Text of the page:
編集後記

Simulation is becoming more and more important around the world in multiple applications. A simulation model is a good base for describing the reaction of a system and its behavior, with one unexpected example coming from a PC game. Many of you might know World of Warcraft, a role-playing game from Blizzard Entertainment. In 2005, a glitch caused a virtual pandemic where characters were killed off by a very contagious spell called “corrupted blood.” This became known as the corrupted blood incident, where upon contact with one another, characters could be infected and die. The players’ reaction to this virtual pandemic was remarkable and very close to what we see nowadays. Some players stopped playing. Some were more careful when meeting other characters, while others tried to achieve immunity upfront by forcing the infection. A whole forum was founded where gamers shared tips and discussed how to prevent the infection or which character strengths were required to survive. False news and rumors also spread. Two years later in 2007, this gamer behavior was identified as a model for epidemic research to help study human reactions to real-world outbreaks like SARS and avian influenza. More recently, players were interviewed about the differences in their behaviors as gamers, compared to their real-life behavior throughout the COVID-19 pandemic.

And now, back to the Analog Dialogue articles.

Much of the promotional material presented on digital predistortion (DPD) performance is based on static quantitative data. Typically, a DPD spectrum is shown and ACLR figures are quoted. Such an approach, while addressing the fundamental needs of a design, fails to capture many of the challenges, risks, and performance trade-offs that occur in real-world deployments. The rapid transition to 5G introduces a plethora of new challenges and scenarios. Algorithm developers and equipment vendors need to pay particular attention to “what lies beneath.” You can read through the details in “How to Make a Digital Predistortion Solution Practical and Relevant.”

The article “Understanding and Using the No-OS and Platform Drivers” describes the use of no-OS (no operating system) drivers and platform drivers for building an application firmware with ADI’s precision ADCs and DACs, which offer a high level of performance in speed, power, size, and resolution. Rapidly advancing technologies need software support (firmware drivers and example code) to simplify the development process. Embedded firmware examples based on no-OS drivers are provided to support precision converters. No-OS drivers are responsible for device configuration, data capture from a converter, system calibration, etc., while firmware examples based on the no-OS drivers facilitate transfer of data to a host PC for display, storage, and further processing.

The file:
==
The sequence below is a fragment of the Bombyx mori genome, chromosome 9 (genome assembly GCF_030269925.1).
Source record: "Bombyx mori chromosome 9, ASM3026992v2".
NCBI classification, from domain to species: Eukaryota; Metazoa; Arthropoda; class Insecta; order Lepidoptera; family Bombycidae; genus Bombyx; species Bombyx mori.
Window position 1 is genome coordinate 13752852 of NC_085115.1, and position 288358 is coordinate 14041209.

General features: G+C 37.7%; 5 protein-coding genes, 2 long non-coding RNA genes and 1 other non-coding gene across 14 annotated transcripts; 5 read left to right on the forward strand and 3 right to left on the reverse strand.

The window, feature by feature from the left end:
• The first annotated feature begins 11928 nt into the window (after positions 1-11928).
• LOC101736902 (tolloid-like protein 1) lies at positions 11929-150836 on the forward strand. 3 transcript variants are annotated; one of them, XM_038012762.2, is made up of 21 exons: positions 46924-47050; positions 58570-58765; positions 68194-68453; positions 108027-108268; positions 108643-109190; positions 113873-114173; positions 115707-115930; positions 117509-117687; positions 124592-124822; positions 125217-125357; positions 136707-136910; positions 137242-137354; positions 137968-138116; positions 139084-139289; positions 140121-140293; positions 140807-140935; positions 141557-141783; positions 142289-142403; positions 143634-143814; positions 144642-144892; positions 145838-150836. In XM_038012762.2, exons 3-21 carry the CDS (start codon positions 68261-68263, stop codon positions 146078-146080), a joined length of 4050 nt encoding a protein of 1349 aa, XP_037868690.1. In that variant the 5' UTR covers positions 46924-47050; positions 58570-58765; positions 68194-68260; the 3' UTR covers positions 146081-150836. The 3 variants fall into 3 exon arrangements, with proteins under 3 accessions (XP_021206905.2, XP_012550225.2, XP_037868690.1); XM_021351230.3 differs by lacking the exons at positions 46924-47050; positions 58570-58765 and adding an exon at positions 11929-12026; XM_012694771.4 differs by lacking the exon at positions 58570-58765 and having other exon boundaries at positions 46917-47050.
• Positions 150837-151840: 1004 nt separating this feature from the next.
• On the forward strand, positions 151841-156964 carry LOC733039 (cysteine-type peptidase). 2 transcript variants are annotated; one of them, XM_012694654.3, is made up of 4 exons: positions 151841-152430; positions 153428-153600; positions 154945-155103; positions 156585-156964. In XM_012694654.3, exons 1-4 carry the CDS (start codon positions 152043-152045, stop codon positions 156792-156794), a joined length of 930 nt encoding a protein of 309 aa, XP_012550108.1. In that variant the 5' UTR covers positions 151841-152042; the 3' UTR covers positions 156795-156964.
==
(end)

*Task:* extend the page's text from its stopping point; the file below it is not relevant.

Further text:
Optics plays a key role in time of flight (ToF) depth sensing cameras, and the optical design dictates the complexity and feasibility of the final system and its performance. 3D ToF cameras have certain distinct characteristics that drive special optics requirements. “ToF System Design–Part 2: Optical Design for Time of Flight Depth Sensing Cameras” presents the depth sensing optical system architecture, which consists of the imaging optics sub-assembly, the ToF sensor on the receiver, and the illumination module on the transmitter. This article discusses how to optimize each sub-module to improve the sensor and system performance.

Demand for smaller and smaller electronic devices with an increasing number of features, combined with reduced current consumption, calls for size constraints on components including multilayer ceramic capacitors (MLCCs). As a result, the effect of the voltage dependence (DC bias) is also being pushed into focus. Miniaturization of ceramic capacitors requires higher capacitance values in an increasingly smaller space. Materials with high permittivities (ε) and increasingly thin dielectric insulating layers are being implemented, making it now possible to produce high quality ceramic layers on an industrial scale. In this article, we describe “How to Use LTspice® Simulations to Account for the Effect of Voltage Dependence” (or DC bias) caused by the use of ceramic capacitors with even smaller case sizes.

A transresistance amplifier outputs a voltage proportional to its input current. The transresistance amplifier is often referred to as a transimpedance amplifier, especially by semiconductor manufacturers. An inverting transresistance amplifier can be configured from a conventional operational amplifier and a single resistor. In the “ADALM2000 Activity: The Transresistance Amplifier Input Stage” we’ll investigate an alternate differential input structure that produces an inherently low input impedance (a current input) as opposed to the relatively high input impedance of the voltage differential pair that was investigated in “ADALM2000 Activity: BJT Differential Pair” and “ADALM2000 Activity: MOS Differential Pair.”

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